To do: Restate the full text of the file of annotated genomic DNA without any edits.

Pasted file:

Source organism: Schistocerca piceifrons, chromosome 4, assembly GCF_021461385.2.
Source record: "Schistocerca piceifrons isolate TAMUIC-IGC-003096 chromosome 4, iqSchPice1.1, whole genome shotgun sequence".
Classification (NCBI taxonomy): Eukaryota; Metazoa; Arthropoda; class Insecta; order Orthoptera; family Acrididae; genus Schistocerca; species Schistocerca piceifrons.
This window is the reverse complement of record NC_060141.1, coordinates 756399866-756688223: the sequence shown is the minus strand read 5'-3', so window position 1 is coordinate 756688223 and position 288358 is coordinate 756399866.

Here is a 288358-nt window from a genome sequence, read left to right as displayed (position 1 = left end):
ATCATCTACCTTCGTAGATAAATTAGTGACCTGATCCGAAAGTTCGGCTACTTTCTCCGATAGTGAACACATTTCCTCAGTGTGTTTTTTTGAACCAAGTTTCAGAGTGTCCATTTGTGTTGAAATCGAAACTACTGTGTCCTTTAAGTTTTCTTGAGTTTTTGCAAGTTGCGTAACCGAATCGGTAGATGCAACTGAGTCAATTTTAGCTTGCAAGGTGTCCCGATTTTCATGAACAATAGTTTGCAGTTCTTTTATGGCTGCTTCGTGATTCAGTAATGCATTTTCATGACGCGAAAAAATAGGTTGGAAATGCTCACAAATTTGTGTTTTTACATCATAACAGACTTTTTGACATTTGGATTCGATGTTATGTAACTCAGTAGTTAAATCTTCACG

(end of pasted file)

Source organism: Schistocerca piceifrons, chromosome 4, assembly GCF_021461385.2.
Source record: "Schistocerca piceifrons isolate TAMUIC-IGC-003096 chromosome 4, iqSchPice1.1, whole genome shotgun sequence".
Classification (NCBI taxonomy): Eukaryota; Metazoa; Arthropoda; class Insecta; order Orthoptera; family Acrididae; genus Schistocerca; species Schistocerca piceifrons.
This window is the reverse complement of record NC_060141.1, coordinates 756399866-756688223: the sequence shown is the minus strand read 5'-3', so window position 1 is coordinate 756688223 and position 288358 is coordinate 756399866.

Here is a 288358-nt window from a genome sequence, read left to right as displayed (position 1 = left end):
ATCATCTACCTTCGTAGATAAATTAGTGACCTGATCCGAAAGTTCGGCTACTTTCTCCGATAGTGAACACATTTCCTCAGTGTGTTTTTTTGAACCAAGTTTCAGAGTGTCCATTTGTGTTGAAATCGAAACTACTGTGTCCTTTAAGTTTTCTTGAGTTTTTGCAAGTTGCGTAACCGAATCGGTAGATGCAACTGAGTCAATTTTAGCTTGCAAGGTGTCCCGATTTTCATGAACAATAGTTTGCAGTTCTTTTATGGCTGCTTCGTGATTCAGTAATGCATTTTCATGACGCGAAAAAATAGGTTGGAAATGCTCACAAATTTGTGTTTTTACATCATAACAGACTTTTTGACATTTGGATTCGATGTTATGTAACTCAGTAGTTAAATCTTCACG